One in every three people plays games, even if they don’t necessarily consider themselves a gamer. And while Triple A releases on consoles or the long-established PC gaming scene might be what come to mind when we think of gamers, mobile gaming is on the ascendence.
According to the latest Smartphone Gaming Report from industry body Newzoo, the number of smartphone users globally hit 3.5 billion in 2020, with China accounting for more than a quarter of this figure.
More importantly for brands looking to reach that audience, global mobile game revenues grew to $77.2bn (YOY growth of 13.3%) last year, with over half of users on iOS. That means there’s an enormous amount of potential for advertising growth on mobile platforms – provided brands can redefine who they consider to be a ‘gamer’.
Mobile gaming is more prevalent among women than men (though narrowly in some territories), while 60% of women gamers play daily compared to 47% of male users.
Jonathan Stringfield is vice-president of global business marketing, measurement and insights at Activision Blizzard Media. The videogame giant recently completed its acqusition of King, the developer which brought Candy Crush to your iPhone screen.
He says: “If we’re only thinking through the lens of ’gamer’, we are already potentially missing out on half the individuals in the gaming ecosystem. The potential for marketers to work with, understand and reach audiences through various touchpoints is much more diversified.”
That opportunity is accelerated further by the fact that mobile audiences – habituated by in-app monetization – are more inclined to accept ads in games than console or PC players. Mark Reynolds is a project co-ordinator at Brixton Finishing School and the former head of industry initiatives at IAB UK. He says: “Rewarded video is also another interesting area that gaming apps tend to favor. A big positive for in-app advertising is that you’re dealing with a highly engaged audience that have actively chosen to download and use the app.”
As a result, mobile gaming is set to grow further still as the adtech that underpins it becomes more sophisticated, and the total number of mobile gamers accelerates across the globe. In fact, as Facebook Gaming’s EMEA head of marketing, Tim Lion, says, besides already being a significant portion of the global gamer community, “these new gamers are considerably younger and prefer more core and mid-core genres, and have higher propensity to spend in-game”.
As smartphones become more ubiquitous, there is an incentive for games developers to create parity across mobile and consoles in terms of releases. Huge competitive games including Fortnite and PlayerUnkown’s Battlegrounds (PUBG), and even console hits like Fall Guys, have been or will be released on mobile devices.
This cross-platform release strategy has been aided by the fact many console titles have since adopted the ‘minibuy’ or microtransaction-based model of free-to-play games that were once confined to mobile, ensuring audiences have much the same experience on mobile as on consoles.
Mobile games giant Zynga’s president of publishing Bernard Kim tells us: “One of the fastest growing categories is hyper-casual – simple games with mass market appeal. It is an area where we’re very strong. Our hyper-casual studio, Rollic, has been attracting new audiences to Zynga’s network by creating universal games that are relevant in culture and on leading social platforms, including TikTok.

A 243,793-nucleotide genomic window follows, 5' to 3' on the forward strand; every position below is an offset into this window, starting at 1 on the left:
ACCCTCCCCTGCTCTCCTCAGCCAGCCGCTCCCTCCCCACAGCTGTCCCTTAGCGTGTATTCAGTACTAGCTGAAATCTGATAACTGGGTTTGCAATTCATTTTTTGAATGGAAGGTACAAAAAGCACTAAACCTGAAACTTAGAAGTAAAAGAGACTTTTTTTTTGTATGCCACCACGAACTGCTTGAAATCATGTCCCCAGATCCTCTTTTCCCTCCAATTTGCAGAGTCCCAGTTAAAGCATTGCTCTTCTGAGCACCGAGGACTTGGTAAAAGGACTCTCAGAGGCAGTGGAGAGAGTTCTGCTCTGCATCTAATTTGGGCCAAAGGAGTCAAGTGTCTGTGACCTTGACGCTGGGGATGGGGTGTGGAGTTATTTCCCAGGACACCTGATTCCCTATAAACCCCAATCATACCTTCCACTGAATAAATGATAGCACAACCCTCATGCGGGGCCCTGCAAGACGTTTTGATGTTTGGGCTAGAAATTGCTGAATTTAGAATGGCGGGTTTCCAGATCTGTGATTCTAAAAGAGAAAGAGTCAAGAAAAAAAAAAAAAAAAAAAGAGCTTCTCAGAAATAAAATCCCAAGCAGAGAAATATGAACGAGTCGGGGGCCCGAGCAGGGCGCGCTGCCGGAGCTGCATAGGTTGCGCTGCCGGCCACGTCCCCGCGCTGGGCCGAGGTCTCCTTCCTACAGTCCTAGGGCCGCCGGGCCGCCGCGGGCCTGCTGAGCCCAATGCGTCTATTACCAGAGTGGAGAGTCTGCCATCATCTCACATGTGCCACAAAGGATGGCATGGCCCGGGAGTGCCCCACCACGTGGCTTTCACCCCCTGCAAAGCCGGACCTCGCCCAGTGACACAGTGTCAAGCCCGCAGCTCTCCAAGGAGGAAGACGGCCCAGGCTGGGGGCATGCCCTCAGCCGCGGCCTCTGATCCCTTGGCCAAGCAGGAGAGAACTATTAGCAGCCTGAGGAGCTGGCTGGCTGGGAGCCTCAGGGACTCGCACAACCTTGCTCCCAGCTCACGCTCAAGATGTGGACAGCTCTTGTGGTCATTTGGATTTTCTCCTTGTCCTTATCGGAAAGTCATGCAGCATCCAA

“In addition, we are seeing positive early results with Rollic’s hyper-casual games in growing markets including Asia, where our content is connecting with audiences across the region. Additionally, we see tremendous opportunities in cross-platform play games that can be enjoyed across mobile, PCs and consoles, and we are actively working on cross-platform play titles.”
One of the issues facing mobile gaming, however, is that the ecosystem is dependent on hardware manufacturer and software OS, and any changes to those can impact the ability to generate revenue. As the ongoing feud over commission on in-app payments between Apple and Fortnite developer Epic Games demonstrates, the ecosystem can be destabilized.
Speaking about the recent changes to in-app tracking, Kim argues that Zynga’s acquisitions will allow it to weather such issues as mobile users’ attitudes to privacy change. “We expect in-app tracking changes, similar to changes made by Apple and California’s recent privacy rules, to continue to be enhanced and evolve in the coming years.”
That’s especially vital as the proportion of ad spend on mobile games is set to increase further over the next few years. According to UKIE’s UK Consumer Games Market Evaluation report for last year, mobile gaming revenue rose 21.3% to ￡1.5bn for this country alone.
While some of that might be attributed to the pandemic – which benefited the entire gaming industry – research from Facebook Gaming demonstrates that many of those new behaviors formed during the pandemic are set to stick around after lockdowns end. As Lion says: “It’s likely too that these new gamers will evolve into a more sustained and dedicated group of players.”
Mobile gaming is a boom industry. Challenges around control over payments and privacy, and a sluggish recognition from many advertisers about who counts as a ‘gamer’ do nothing to dull the allure of mobile as both gaming platform and channel for in-app advertising.
With the advent of cloud-based gaming just round the corner, the distinction between mobile and console gaming is set to dissolve – while the opportunities to reach a gaming audience wherever they choose to spend their time are still growing.
For more in-depth coverage on the present and future of mobile marketing, dial in to The Drum’s Mobile hub.